Red wolves, on the other hand, once roamed the southeastern United States. Their wild population was declared extinct in 1980, with only a handful in captivity.

Today there is a single wild population of red wolves consisting of only 24 known individuals. Through the Species Survival Plan, the Wolf Conservation Center is helping these critically endangered population to recover.

Two red wolves touch noses in wild Once common throughout the southeastern United States, red wolf populations were decimated by the 1960s due to intensive predator control programs and loss of habitat. (Photo: Wolf Conservation Center)

The goal of the Species Survival Plan (SSP) is to preserve and protect these imperiled wolf populations through carefully managed breeding and reintroduction programs.

The WCC has a very important function as a breeding and holding facility for the critically endangered wolves, and the organization is making great strides in their captive wolf reintroduction program. Four wolves from the center have been successfully released back into the wild, and the organization is very hopeful about their current residents,

The Wolf Conservation Center's Executive Director Maggie Howell provided some insight into their work:

“While the WCC has been a vocal and visible advocate in trying to secure protections for critically endangered wolf species, we have also naturally been quite active in physically safeguarding the representatives of the rare species that have been entrusted to our care. Organizations participating in the SSP are tasked with basic husbandry, collaborating in the carefully managed captive breeding program, recommendations for release, and research.”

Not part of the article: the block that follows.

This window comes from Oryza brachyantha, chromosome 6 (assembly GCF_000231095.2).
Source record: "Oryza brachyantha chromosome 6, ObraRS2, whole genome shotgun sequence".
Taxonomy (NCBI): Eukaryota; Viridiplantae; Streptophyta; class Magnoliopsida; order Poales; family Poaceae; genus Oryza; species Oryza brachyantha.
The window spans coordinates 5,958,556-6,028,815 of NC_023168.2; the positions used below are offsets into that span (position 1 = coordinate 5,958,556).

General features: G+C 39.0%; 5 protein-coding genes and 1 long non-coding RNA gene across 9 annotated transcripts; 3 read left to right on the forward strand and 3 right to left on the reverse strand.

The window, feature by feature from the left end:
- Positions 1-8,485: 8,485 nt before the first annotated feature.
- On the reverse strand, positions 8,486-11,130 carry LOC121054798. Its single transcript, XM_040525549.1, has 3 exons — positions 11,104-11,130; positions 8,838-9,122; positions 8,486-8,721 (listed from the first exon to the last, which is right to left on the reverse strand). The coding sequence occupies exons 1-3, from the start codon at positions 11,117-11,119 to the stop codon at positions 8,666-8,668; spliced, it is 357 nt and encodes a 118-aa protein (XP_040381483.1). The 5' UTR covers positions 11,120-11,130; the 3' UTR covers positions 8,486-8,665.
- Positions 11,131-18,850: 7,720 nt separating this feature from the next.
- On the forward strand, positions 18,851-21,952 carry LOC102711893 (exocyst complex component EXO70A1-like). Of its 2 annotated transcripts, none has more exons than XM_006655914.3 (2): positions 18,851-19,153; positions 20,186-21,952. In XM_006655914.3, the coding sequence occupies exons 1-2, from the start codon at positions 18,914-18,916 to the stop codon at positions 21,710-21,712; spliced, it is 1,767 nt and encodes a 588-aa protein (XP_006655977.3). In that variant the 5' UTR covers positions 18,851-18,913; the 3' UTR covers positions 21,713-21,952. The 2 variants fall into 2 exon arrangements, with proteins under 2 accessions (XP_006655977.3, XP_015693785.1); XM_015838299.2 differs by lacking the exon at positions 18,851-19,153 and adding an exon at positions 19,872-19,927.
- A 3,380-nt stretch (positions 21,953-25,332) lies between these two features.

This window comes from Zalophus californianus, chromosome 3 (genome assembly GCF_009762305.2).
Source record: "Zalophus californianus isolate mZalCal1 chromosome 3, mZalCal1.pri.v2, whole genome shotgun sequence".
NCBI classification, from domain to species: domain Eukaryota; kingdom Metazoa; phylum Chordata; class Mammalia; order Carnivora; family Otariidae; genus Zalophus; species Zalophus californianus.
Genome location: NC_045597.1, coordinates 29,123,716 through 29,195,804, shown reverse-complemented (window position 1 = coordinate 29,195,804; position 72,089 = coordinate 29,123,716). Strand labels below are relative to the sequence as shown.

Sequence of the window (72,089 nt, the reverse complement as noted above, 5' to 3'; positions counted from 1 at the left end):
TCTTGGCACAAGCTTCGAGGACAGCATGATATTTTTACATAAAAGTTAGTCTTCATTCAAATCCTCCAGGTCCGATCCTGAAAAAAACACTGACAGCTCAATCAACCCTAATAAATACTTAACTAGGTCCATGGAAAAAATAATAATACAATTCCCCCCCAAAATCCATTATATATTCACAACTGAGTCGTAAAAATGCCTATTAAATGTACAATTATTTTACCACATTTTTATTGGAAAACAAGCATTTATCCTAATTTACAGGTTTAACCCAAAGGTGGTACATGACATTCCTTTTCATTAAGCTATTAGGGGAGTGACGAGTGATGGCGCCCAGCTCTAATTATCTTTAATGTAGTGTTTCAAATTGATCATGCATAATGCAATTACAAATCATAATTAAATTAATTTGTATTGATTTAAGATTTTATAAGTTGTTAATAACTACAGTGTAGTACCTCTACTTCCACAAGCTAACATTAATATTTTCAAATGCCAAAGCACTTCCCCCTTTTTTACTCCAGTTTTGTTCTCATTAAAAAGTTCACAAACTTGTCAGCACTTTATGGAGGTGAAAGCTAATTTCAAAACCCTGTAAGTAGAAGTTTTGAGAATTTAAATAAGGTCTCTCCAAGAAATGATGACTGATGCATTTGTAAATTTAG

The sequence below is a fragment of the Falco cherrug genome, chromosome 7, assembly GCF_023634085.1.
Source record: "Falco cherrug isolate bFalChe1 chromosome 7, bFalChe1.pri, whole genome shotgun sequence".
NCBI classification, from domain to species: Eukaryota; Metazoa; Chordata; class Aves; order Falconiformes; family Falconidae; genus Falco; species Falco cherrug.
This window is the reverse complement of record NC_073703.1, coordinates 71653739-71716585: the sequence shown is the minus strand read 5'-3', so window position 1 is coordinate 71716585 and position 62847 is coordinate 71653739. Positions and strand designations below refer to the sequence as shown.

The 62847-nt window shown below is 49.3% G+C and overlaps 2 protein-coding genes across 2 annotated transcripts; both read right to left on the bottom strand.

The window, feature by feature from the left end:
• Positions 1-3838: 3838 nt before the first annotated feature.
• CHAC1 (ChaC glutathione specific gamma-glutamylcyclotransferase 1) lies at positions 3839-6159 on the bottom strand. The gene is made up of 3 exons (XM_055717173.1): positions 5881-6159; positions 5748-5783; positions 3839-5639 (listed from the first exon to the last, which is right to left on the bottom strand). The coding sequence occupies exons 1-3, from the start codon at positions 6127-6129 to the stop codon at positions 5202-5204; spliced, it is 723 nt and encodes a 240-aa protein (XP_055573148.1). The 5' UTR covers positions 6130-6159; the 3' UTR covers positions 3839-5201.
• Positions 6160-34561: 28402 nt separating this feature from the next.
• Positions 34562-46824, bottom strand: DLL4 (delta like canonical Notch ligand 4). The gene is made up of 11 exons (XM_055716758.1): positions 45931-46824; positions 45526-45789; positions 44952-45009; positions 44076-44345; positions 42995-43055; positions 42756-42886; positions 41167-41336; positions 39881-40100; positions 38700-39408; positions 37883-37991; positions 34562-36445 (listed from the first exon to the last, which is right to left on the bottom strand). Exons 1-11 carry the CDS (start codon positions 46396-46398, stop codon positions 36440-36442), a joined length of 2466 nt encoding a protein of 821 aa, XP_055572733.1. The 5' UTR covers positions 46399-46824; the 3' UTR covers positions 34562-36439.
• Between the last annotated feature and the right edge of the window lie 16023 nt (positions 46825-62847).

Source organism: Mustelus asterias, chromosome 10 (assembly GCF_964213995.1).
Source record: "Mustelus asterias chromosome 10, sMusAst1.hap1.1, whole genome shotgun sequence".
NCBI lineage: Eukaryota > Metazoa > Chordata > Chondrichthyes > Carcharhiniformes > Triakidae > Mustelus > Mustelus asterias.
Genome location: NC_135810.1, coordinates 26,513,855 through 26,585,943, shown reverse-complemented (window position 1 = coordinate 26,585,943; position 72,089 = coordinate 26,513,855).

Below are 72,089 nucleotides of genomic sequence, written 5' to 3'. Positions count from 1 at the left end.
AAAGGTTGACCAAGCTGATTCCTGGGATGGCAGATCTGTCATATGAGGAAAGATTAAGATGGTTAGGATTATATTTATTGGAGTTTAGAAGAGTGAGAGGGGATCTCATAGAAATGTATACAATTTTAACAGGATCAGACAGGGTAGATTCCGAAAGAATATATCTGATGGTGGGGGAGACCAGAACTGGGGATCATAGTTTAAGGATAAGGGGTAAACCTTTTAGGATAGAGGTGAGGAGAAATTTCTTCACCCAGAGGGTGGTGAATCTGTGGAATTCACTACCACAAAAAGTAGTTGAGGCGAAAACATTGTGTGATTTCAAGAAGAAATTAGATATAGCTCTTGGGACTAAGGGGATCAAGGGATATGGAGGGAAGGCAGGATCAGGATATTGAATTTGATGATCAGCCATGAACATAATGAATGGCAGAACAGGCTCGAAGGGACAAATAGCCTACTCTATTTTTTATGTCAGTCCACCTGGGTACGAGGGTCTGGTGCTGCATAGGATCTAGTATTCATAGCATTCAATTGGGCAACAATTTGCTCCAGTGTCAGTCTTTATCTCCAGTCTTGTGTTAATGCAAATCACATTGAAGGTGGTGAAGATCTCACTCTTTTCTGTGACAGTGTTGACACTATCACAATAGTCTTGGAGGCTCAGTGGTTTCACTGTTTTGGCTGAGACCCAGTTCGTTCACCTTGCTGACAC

“This work is literally behind-the-scenes as visitors rarely get to see the wolves because they are generally kept off-exhibit to maintain their healthy aversion to humans,” says Maggie.

“To date, the WCC remains one of the three largest holding facilities for these rare species and four wolves from the Center (three Mexican, one red) have been given the extraordinary opportunity to resume their rightful place on the wild landscape. The WCC is currently home to 24 Mexican gray wolves and 20 red wolves,” she says.

Three gray wolves in wild The Wolf Conservation Center teaches people about wolves, their relationship to the environment, and the human role in protecting their future. (Photo: Wolf Conservation Center)

The Wolf Conservation Center is also changing the public’s perceptions of wolves through education and advocacy programs. There is much hope that the two critically endangered species, the Mexican grey wolf and the red wolf, can recover in their historic range.

We need wolves in our ecosystems so that they can continue to play their crucial role in the health of our environment.

Wolf Conservation Center

The Wolf Conservation Center (WCC), founded in 1999 by Hélène Grimaud, is a 501(c)(3) not-for-profit environmental education organization located in South Salem, NY. The WCC’s mission is to recover wolf populations in North America by teaching about wolves, their relationship to the environment, and the human role in protecting their future. The WCC accomplishes this mission by educating adults and children about their importance and plight, and mobilizing support and advocating for these species which cannot speak for themselves, and participating in two federal wolf recovery programs.